It’s the month of “greatness”, the month of Ramadan, the month of good deeds, the month of the Quran, the month of bounty and mercy. It is the ninth month of the Hijra calendar and in this month it is mandated upon every Muslim to fast the whole month. Fasting in this month is exempted upon pregnant women, breastfeeding women, children, elderly and the critically ill.
Aside those exempted from fasting as mentioned above, all Muslims are mandated to fast in the month of Ramadan and failure to do so will require feeding 60 needy/orphans for 60 days for every fast missed.
Unfortunately, today Muslims exempt themselves from fasting consecutively due to reasons best known to them. Some of their reasons are; inability to withstand the prolonged period of starvation, stomach and headache, heartburn, muscle cramps and others. In line with these, this article focuses on tips which will help you fast the entire 29 days of the month and even after the month Ramadan.
Clearly, during the month Ramadan our diet, our sleep and daily activities get changed a bit, and this change is not going to be well received by many. Due to this Dr Farouk Haffejee of the Islamic Medical Association of South Africa (Durban) designed a list of recommendations for coping with Ramadhan in a healthy fashion. Below are his recommendations for a friendly Ramadan diet;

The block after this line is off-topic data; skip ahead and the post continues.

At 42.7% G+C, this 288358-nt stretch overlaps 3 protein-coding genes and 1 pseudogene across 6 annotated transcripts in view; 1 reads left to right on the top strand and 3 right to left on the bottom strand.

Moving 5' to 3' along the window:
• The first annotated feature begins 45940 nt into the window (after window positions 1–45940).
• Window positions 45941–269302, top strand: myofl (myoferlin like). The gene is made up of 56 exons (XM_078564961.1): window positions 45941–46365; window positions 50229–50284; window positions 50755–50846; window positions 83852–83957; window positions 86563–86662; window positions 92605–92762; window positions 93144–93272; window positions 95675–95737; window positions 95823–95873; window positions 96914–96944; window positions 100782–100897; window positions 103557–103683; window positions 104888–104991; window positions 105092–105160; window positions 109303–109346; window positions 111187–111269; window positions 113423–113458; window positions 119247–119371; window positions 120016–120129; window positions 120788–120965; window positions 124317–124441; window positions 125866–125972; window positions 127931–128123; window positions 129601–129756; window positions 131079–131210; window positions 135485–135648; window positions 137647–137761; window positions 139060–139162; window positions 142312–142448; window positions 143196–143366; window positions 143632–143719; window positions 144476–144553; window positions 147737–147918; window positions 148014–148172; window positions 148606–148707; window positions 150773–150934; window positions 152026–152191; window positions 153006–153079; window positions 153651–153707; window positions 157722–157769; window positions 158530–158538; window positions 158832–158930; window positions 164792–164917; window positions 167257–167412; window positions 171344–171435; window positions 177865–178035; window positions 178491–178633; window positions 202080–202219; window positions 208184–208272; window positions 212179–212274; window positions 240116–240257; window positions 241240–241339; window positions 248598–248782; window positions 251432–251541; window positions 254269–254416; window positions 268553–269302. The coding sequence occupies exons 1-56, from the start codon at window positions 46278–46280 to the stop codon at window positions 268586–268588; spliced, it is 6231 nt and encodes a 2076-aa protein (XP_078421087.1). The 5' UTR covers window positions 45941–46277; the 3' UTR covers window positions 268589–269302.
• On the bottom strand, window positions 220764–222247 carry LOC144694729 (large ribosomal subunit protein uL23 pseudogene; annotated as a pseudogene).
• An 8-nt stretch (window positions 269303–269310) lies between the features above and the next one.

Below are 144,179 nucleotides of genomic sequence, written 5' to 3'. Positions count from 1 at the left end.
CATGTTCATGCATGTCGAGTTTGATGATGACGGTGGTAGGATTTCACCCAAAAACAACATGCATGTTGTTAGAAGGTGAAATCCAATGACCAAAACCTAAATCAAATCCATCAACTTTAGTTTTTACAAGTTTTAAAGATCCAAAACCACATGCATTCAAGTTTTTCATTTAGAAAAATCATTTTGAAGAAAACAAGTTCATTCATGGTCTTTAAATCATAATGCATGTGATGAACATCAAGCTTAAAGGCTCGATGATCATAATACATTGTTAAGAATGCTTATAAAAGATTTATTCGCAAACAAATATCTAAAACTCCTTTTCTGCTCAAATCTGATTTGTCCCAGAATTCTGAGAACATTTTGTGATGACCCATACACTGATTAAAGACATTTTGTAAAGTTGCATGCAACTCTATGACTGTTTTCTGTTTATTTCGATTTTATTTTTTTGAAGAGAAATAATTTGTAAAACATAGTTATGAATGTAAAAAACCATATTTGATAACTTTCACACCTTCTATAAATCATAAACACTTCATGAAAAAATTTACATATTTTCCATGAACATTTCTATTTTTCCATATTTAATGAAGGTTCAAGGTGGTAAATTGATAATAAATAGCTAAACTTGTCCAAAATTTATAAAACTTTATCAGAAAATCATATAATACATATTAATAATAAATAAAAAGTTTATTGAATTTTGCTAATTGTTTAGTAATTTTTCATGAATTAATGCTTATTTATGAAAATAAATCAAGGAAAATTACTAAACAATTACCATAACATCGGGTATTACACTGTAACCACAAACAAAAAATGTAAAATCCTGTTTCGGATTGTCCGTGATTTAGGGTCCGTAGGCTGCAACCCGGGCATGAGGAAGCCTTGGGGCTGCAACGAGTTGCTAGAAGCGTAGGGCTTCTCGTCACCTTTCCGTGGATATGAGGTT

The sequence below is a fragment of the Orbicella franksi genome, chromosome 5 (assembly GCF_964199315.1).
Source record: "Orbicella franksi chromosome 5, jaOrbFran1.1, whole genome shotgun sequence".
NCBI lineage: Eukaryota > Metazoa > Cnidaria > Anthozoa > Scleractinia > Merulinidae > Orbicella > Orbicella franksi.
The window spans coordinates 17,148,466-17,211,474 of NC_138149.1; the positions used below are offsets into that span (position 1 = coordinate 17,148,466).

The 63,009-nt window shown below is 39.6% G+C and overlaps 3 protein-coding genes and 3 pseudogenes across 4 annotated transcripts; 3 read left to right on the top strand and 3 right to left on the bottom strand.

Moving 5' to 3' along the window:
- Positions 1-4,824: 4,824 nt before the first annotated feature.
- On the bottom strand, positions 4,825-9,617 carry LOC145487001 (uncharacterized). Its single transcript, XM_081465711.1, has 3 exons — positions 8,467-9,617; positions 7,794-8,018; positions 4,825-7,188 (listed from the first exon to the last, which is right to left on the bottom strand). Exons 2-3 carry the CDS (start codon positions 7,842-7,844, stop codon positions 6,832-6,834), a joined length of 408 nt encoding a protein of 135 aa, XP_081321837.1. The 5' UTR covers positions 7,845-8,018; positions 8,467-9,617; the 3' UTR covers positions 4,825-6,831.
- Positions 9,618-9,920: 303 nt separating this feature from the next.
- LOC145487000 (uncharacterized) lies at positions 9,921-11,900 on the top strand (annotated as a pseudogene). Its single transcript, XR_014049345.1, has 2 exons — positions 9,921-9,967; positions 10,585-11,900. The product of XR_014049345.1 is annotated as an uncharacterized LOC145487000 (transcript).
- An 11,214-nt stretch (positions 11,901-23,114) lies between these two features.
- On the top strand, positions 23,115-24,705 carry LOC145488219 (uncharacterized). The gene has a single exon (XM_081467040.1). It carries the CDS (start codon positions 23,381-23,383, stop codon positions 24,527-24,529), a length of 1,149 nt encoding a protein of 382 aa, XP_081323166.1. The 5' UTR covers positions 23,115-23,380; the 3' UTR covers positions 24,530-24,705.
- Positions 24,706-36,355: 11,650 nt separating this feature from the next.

You should avoid the following: –
#1.Fried and fatty foods.
#2.Foods containing too much sugar.
#3.Over-eating especially at suhoor.
#4.Too much tea at suhoor: Tea increases your urine output. Getting rid of valuable mineral salts that your body would need during the day.
#5.Smoking cigarettes: If you cannot give up smoking, cut down gradually
starting a few weeks before Ramadan. Smoking is unhealthy and one should stop completely.
You should eat much of the following: –
#1.Complex carbohydrates at suhoor so that the food lasts longer making you less hungry.
#2.Dates are an excellent source of sugar, fibre, carbohydrates, potassium and magnesium.
#3.Almonds are rich in protein and fibre with less fat.
#4. Bananas are a good source of potassium, magnesium and carbohydrates.
He also strongly recommends that you drink water or fruit juice between Iftar (sunset meal) and bedtime to enable your body to adjust to fluid changes.
Dr Haffejee also suggests that in the month of Ramadhan, “our diet should not change much and should be as simple as possible.” Some of the problems faced during the month of Ramadan preventing us from withstanding the prolonged periods of hunger are due mostly to changes in our diet. For example, the head and stomach aches are due to caffeine or tobacco withdrawal and peptic ulcer aggravated by caffeine, cola and spicy foods, muscle cramps, lethargy and joint pain are usually as a result of inadequate minerals and fluid loss of fluid.